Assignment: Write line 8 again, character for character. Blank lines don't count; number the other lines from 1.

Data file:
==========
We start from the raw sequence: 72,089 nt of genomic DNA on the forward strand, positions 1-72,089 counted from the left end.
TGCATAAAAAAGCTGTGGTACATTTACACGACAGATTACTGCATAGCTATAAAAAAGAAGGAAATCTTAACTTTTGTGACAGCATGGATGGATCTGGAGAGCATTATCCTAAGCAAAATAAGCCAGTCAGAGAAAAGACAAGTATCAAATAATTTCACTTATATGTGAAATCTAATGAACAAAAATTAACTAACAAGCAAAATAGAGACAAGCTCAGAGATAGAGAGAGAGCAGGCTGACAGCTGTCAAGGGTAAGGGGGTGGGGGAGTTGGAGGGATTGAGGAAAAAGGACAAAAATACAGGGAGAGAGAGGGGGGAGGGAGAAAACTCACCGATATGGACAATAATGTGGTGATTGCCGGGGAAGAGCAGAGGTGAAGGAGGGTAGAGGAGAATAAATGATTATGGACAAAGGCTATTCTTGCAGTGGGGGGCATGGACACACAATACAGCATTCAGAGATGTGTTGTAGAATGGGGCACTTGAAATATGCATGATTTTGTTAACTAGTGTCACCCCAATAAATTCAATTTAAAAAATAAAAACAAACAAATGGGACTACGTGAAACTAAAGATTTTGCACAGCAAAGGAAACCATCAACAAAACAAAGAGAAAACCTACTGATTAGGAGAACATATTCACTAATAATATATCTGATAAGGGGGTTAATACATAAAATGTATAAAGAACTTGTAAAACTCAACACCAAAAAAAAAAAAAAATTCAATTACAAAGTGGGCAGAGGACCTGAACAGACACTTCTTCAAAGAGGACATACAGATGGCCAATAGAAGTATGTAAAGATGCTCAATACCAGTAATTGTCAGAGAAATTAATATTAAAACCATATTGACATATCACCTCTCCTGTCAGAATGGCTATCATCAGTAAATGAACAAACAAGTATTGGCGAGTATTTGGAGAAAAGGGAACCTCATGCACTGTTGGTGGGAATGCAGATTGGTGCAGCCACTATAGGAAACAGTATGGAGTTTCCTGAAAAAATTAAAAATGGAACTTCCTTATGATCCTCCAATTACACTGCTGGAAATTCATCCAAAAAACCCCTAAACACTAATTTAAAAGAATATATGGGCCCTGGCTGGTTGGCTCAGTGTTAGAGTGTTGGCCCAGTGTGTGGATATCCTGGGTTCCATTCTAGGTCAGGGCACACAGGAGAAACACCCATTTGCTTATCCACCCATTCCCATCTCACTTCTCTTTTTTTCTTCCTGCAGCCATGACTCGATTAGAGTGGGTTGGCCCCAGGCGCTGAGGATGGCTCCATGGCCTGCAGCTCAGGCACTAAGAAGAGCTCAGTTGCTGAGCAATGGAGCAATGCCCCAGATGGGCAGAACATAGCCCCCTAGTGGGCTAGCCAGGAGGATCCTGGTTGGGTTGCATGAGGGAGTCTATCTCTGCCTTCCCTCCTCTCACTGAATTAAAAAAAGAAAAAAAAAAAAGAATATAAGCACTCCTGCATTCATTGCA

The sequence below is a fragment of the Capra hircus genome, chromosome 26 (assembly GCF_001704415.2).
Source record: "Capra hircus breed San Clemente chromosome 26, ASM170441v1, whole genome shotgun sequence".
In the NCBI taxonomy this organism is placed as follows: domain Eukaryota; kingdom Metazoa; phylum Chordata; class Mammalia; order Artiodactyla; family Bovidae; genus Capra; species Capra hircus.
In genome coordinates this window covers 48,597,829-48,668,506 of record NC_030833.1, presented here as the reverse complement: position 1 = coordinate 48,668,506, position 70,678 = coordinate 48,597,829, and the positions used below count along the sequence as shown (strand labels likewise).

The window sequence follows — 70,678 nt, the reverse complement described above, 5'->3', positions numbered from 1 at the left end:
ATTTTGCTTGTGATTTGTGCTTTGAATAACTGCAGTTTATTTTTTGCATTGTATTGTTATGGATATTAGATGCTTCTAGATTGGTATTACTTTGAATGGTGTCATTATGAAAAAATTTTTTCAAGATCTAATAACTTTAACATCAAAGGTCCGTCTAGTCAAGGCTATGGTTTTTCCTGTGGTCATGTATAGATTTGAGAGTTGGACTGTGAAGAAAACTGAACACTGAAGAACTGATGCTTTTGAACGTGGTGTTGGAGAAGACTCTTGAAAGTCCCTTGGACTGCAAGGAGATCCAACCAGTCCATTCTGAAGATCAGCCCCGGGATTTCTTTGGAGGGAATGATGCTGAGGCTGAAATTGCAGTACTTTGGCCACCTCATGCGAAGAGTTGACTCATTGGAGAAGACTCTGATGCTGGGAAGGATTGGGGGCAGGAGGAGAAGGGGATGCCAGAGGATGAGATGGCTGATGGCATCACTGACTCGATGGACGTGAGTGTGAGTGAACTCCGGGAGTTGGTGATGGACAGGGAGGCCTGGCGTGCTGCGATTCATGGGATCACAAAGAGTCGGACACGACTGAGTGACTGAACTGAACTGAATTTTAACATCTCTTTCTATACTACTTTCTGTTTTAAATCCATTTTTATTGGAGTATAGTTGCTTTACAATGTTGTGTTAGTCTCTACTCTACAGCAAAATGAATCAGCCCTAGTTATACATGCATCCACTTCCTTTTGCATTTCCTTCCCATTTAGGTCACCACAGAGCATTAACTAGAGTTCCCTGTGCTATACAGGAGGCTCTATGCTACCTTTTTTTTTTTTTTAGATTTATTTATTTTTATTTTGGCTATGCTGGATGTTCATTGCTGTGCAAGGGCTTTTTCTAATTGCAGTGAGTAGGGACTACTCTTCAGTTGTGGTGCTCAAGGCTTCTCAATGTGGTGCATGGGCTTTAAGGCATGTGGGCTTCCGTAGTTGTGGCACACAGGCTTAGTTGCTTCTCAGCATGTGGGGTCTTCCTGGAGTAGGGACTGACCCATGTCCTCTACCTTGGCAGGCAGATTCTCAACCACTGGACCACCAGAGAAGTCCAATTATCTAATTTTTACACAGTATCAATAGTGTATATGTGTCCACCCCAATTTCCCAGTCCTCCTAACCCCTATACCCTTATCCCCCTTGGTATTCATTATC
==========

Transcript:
ATTTTGCTTGTGATTTGTGCTTTGAATAACTGCAGTTTATTTTTTGCATTGTATTGTTATGGATATTAGATGCTTCTAGATTGGTATTACTTTGAATGGTGTCATTATGAAAAAATTTTTTCAAGATCTAATAACTTTAACATCAAAGGTCCGTCTAGTCAAGGCTATGGTTTTTCCTGTGGTCATGTATAGATTTGAGAGTTGGACTGTGAAGAAAACTGAACACTGAAGAACTGATGCTTTTGAACGTGGTGTTGGAGAAGACTCTTGAAAGTCCCTTGGACTGCAAGGAGATCCAACCAGTCCATTCTGAAGATCAGCCCCGGGATTTCTTTGGAGGGAATGATGCTGAGGCTGAAATTGCAGTACTTTGGCCACCTCATGCGAAGAGTTGACTCATTGGAGAAGACTCTGATGCTGGGAAGGATTGGGGGCAGGAGGAGAAGGGGATGCCAGAGGATGAGATGGCTGATGGCATCACTGACTCGATGGACGTGAGTGTGAGTGAACTCCGGGAGTTGGTGATGGACAGGGAGGCCTGGCGTGCTGCGATTCATGGGATCACAAAGAGTCGGACACGACTGAGTGACTGAACTGAACTGAATTTTAACATCTCTTTCTATACTACTTTCTGTTTTAAATCCATTTTTATTGGAGTATAGTTGCTTTACAATGTTGTGTTAGTCTCTACTCTACAGCAAAATGAATCAGCCCTAGTTATACATGCATCCACTTCCTTTTGCATTTCCTTCCCATTTAGGTCACCACAGAGCATTAACTAGAGTTCCCTGTGCTATACAGGAGGCTCTATGCTACCTTTTTTTTTTTTTTAGATTTATTTATTTTTATTTTGGCTATGCTGGATGTTCATTGCTGTGCAAGGGCTTTTTCTAATTGCAGTGAGTAGGGACTACTCTTCAGTTGTGGTGCTCAAGGCTTCTCAATGTGGTGCATGGGCTTTAAGGCATGTGGGCTTCCGTAGTTGTGGCACACAGGCTTAGTTGCTTCTCAGCATGTGGGGTCTTCCTGGAGTAGGGACTGACCCATGTCCTCTACCTTGGCAGGCAGATTCTCAACCACTGGACCACCAGAGAAGTCCAATTATCTAATTTTTACACAGTATCAATAGTGTATATGTGTCCACCCCAATTTCCCAGTCCTCCTAACCCCTATACCCTTATCCCCCTTGGTATTCATTATC